Last February, in an interview with the technology blog TechCrunch, a senior Google executive expressed a rather philosophical – even postmodernist – view on the future of maps.

"If you look at a map and if I look at a map, should it always be the same for you and me? I’m not sure about that, because I go to different places than you do," said Daniel Graf, director of Google Maps for mobile.

By mid-May, as Google announced the upcoming release of the new version of its flagship map service, it became clear that Graf wasn’t joking.

Ben Grubb
Published: May 16, 2013 – 2:06PM

Lee Gaywood, 31, of Chelsea Heights in Victoria, contacted Fairfax Media about the information being freely accessible to anyone online after conducting a specific Google search that turned up Telstra spreadsheets.The personal information of thousands of Telstra customers has been found online using a Google search.

The tantalising prospect of finding the next Facebook, Groupon or Twitter is driving the biggest rush of venture capital into the internet start-up arena since dot-com mania first boomed and then fizzled more than a decade ago.

More than $US5 billion of venture capital investment flowed into young web companies globally in the first four months of the year, data from Thomson Reuters Deals Intelligence shows.

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Though small compared with the boom years, the sum puts 2011 on track to be the busiest in dollar terms since 2000, when more than $US55 billion was deployed to back nascent technology firms.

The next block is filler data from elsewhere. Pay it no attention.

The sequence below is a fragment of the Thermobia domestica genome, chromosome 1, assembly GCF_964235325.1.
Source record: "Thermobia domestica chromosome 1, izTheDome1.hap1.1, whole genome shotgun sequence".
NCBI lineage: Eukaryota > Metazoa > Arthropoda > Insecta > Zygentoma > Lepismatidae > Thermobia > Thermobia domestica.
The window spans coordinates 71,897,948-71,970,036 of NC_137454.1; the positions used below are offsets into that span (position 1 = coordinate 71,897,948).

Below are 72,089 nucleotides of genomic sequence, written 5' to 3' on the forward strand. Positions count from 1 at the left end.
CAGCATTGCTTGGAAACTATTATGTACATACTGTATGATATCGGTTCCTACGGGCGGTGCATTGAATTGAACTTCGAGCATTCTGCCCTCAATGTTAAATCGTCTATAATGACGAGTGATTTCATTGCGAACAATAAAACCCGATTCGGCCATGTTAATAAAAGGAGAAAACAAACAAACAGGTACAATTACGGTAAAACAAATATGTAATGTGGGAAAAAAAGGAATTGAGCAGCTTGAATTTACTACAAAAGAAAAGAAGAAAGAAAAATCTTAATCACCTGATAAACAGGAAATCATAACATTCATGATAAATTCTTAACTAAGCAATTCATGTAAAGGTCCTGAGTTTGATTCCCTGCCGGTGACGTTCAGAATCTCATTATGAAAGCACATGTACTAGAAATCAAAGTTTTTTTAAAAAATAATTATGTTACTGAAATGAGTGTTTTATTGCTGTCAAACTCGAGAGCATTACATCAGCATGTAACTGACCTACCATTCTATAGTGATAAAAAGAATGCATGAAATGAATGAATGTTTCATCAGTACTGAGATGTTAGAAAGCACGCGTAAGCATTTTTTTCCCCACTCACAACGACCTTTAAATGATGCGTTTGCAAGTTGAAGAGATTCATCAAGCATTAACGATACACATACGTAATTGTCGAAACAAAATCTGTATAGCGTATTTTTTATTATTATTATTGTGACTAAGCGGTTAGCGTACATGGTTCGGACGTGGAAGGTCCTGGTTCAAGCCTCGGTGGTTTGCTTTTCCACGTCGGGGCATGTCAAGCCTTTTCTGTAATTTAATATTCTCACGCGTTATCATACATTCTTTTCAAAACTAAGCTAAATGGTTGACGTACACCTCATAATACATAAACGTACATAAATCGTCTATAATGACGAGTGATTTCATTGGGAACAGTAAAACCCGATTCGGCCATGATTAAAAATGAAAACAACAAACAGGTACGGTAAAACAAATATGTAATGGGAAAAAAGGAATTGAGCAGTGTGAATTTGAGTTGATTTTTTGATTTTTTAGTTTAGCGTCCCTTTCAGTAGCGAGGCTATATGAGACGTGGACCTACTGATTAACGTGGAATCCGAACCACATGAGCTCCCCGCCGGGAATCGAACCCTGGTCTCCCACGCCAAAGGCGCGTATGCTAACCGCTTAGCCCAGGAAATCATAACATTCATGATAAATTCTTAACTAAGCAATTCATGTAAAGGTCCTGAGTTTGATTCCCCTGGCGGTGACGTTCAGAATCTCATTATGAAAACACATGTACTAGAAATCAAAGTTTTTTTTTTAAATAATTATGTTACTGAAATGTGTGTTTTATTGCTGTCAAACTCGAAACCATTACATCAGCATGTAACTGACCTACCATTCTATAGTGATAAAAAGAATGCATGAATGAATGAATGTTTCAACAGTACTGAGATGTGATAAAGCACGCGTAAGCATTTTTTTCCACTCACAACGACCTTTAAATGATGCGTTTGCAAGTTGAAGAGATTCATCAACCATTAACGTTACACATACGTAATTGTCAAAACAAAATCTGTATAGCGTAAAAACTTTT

The latest frenzy bears some of the hallmarks of the previous web investment craze – exuberance over “concept” start-ups that have not launched their sites and intense competition among potential backers to place bets in presumptive hot spots, such as the social media space now defined by the likes of Facebook and LinkedIn.

Entrepreneurs such as Clara Shih, chief executive of Hearsay, a San Francisco-based speciality software provider, enjoy more leverage with investors than last time and talk about having their pick of potential backers. Shih said she had already raised $US3 million when cash came knocking at her door.

“Honestly, we weren’t thinking of raising money, but now it’s kind of landed on our lap, we may be open to it,” Shih said in an interview with Reuters Insider.

Herd investment behaviour gives rise to talk that another internet bubble is forming, particularly when analysts see valuations on the order of $US70 billion for Facebook and $US15 billion for Groupon calculated from private investments.

“I’ve heard … many venture capitalists who are saying, ‘No, there’s not a bubble,'” said Dana Stalder, a partner in the Silicon Valley office of the venture capital firm Matrix Partners.

“When you’re seeing valuations double in the last 12 months for the same company, the same team, it feels like a bubble to me.”

But other characteristics of the current boom do set it apart from the one that ended in collapse 10 years ago.

  • Venture capital investors say more of today’s young companies are profitable or on a clearer path to profitability as the advent of cloud computing helps to lower operating costs dramatically from a decade ago.
  • Online advertising and e-commerce, in their infancy a decade ago, have matured into accepted and more reliable revenue sources.
  • The rush to cash out through an initial public offering has slowed. Bountiful sources of private investment, a raft of new public company disclosure regulations and the growth of alternative venues for trading private company shares provide the means and incentive to delay going public.

Perhaps the most distinguishing factor from the “It’s different this time” litany is that today’s web frenzy is global.

In the three years that marked the height of the last boom, from 1999 to 2001, the venture capital industry sank $US96.4 billion into web start-ups, with more than 80 per cent of that or nearly $US78 billion in the United States alone, the Thomson Reuters data show. Of 10,755 venture capital deals over that run, 7174 took place in the US market.